The mammoth form cupule stone also depicts a human facial profile facing right. The "bump" on the mammoth head serves as the forehead of the human and the mammoth's trunk is also the human's nose.

    Drawing Copyright (c) 2015 Bradley Lepper, Ohio History Connection.  Lepper has traced a European cave art depiction of a figure with both human and mammoth qualities. This same fundamental combination is seen in this Arkfeld sculpture example. 

    The presence of a cupule in the center of the stone is compelling evidence this is a portable rock art creation. Three mammoth form cupule stones have been identified in Ohio but the Arkfeld example is the first seen elsewhere.

    Perry County, Ohio, cupule stone with depiction of a mammoth in left profile with "head bump" depicted at top

    Fairfield County, Ohio, a plow-abraded stone at left has its main cupule preserved as well as two smaller cups on its poles. A mammoth form for this rock may be preserved as well as seen by the possible head bump feature.

    (Pike County, Ohio find) I propose this is an abstract form of a mammoth body in left profile. The dimensions and proportions of the lines approximate the main form of the body of this animal. The cupule is located at the center of the mammoth.

    The Arkfeld Site mammoth-human cupule is so remarkable because of the combination of the two art motifs: cupule and mammoth-human. In a posting last month I described another remarkable piece from Texas with a cupule, bison and bird combination.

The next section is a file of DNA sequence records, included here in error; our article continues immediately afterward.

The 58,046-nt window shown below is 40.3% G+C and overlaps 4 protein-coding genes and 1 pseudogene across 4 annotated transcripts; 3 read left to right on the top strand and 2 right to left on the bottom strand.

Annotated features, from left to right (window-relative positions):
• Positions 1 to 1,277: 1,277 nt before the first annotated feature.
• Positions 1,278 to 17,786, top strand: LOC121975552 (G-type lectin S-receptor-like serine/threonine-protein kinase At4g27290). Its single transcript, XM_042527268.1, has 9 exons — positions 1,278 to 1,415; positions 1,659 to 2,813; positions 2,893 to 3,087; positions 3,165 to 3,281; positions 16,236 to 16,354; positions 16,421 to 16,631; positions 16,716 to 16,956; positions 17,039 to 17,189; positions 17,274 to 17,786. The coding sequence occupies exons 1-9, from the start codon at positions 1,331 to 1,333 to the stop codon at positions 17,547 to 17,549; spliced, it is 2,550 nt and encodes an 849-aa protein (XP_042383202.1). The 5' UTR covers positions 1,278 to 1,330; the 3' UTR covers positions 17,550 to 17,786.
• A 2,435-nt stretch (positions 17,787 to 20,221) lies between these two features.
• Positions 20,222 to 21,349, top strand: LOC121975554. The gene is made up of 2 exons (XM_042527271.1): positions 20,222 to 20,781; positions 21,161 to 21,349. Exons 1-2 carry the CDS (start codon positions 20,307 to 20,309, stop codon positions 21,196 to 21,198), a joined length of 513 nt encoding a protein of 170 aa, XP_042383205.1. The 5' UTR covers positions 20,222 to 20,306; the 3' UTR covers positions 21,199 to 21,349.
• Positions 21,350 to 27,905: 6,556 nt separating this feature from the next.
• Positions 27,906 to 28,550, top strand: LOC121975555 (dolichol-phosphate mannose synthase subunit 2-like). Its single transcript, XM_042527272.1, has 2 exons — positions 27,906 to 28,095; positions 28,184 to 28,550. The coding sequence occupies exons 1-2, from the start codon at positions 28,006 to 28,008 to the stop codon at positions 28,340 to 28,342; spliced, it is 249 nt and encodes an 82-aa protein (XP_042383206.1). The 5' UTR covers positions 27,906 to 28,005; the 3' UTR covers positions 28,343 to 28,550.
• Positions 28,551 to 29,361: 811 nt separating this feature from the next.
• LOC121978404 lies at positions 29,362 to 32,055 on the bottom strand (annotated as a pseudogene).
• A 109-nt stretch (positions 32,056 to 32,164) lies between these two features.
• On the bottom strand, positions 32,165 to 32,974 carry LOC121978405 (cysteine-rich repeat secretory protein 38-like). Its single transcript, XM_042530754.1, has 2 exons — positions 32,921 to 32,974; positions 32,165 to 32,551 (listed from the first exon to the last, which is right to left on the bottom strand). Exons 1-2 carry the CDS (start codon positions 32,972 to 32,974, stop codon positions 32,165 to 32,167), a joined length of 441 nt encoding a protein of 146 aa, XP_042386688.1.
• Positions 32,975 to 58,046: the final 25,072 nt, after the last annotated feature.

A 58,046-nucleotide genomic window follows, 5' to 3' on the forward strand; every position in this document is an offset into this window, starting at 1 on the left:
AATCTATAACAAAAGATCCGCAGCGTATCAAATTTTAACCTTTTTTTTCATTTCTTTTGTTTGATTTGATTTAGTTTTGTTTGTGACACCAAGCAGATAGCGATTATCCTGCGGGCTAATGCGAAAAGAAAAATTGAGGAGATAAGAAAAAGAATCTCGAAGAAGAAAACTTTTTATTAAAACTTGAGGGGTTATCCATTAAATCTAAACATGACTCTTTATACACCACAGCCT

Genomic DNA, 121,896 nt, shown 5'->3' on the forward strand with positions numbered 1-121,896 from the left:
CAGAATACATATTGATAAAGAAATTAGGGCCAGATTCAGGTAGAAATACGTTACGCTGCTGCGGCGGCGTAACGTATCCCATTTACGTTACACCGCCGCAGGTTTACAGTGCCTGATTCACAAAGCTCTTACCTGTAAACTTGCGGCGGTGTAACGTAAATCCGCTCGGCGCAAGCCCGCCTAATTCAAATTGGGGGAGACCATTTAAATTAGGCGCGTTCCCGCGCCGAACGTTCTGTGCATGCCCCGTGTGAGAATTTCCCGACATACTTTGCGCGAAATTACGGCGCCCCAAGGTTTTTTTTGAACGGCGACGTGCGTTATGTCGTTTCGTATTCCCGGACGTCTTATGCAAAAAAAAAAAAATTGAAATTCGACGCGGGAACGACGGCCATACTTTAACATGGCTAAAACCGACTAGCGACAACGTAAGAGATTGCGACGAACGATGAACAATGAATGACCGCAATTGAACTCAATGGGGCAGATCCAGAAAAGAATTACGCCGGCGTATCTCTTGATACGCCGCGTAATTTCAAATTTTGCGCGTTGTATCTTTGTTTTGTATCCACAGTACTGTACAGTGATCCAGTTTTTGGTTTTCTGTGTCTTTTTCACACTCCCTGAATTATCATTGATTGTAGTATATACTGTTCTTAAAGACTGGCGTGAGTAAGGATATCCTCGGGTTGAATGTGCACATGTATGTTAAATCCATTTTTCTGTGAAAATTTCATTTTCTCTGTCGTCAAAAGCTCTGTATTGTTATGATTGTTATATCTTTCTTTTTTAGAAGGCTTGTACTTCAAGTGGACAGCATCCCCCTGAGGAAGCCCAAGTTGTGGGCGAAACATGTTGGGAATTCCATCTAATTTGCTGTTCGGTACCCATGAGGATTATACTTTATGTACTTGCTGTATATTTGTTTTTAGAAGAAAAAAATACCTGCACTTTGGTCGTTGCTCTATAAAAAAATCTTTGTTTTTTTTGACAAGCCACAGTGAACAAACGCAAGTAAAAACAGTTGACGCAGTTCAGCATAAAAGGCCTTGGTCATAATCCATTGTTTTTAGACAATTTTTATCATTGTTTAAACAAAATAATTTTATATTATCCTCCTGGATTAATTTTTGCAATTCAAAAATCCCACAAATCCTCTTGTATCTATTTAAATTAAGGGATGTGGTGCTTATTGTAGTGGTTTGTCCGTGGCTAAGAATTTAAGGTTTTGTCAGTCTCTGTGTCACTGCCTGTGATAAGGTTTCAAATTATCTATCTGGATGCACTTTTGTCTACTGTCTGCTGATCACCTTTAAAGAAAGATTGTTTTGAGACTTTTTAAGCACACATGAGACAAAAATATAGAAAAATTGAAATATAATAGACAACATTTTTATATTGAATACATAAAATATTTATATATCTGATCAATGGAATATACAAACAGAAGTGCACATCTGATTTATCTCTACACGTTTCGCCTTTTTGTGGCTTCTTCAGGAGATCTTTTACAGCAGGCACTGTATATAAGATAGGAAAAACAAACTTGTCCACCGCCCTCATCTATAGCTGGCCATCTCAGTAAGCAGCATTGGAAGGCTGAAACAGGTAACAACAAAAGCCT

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    Flint fish figure with "eye" on a point found by Texas Rancher near Austin

    PAC-MAN like zooanthropomorphic stone identified by Texas Rancher

    Texas Rancher writes: "This is my favorite one so far. There's a buffalo with his head pointing right. I also think there might be a bear facing the other way but I'm not certain. I believe the indention made on the buffalo's face is not an eye rather a horn - if you zoom in and look closely - it's in the shape of a horn (more of a tear drop shape rather than a round circle.)" 

    "What makes it such a cool piece is how the cortex was left on to show the buffalo's fur. The cortex is spot on with how a real buffalo's fur looks. Especially how the yellow fur goes all the way down to their front leg then kinda turns to a differently color and then the hair stops just like on my rock and then their ass is completely bald. " Photo comparison by Texas Rancher.

    "The photo of the smooth opposite side of the rock really shows the bear." -Texas Rancher.

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    "The Arkfeld Raptor"
    Adam Arkfled find, Clear Brook, Virginia, Site #44FK732

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    Petrified wood raptor sculpture
    Chris Schram find, Westminster, Colorado

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    Two standing bird sculptures, Arkfeld Site, Clear Brook, Virginia. Note the wing depictions on the backs of both birds.

    At the ends are the two sculptures featured in the second posting prior to this one. In the middle are the featured sculptures.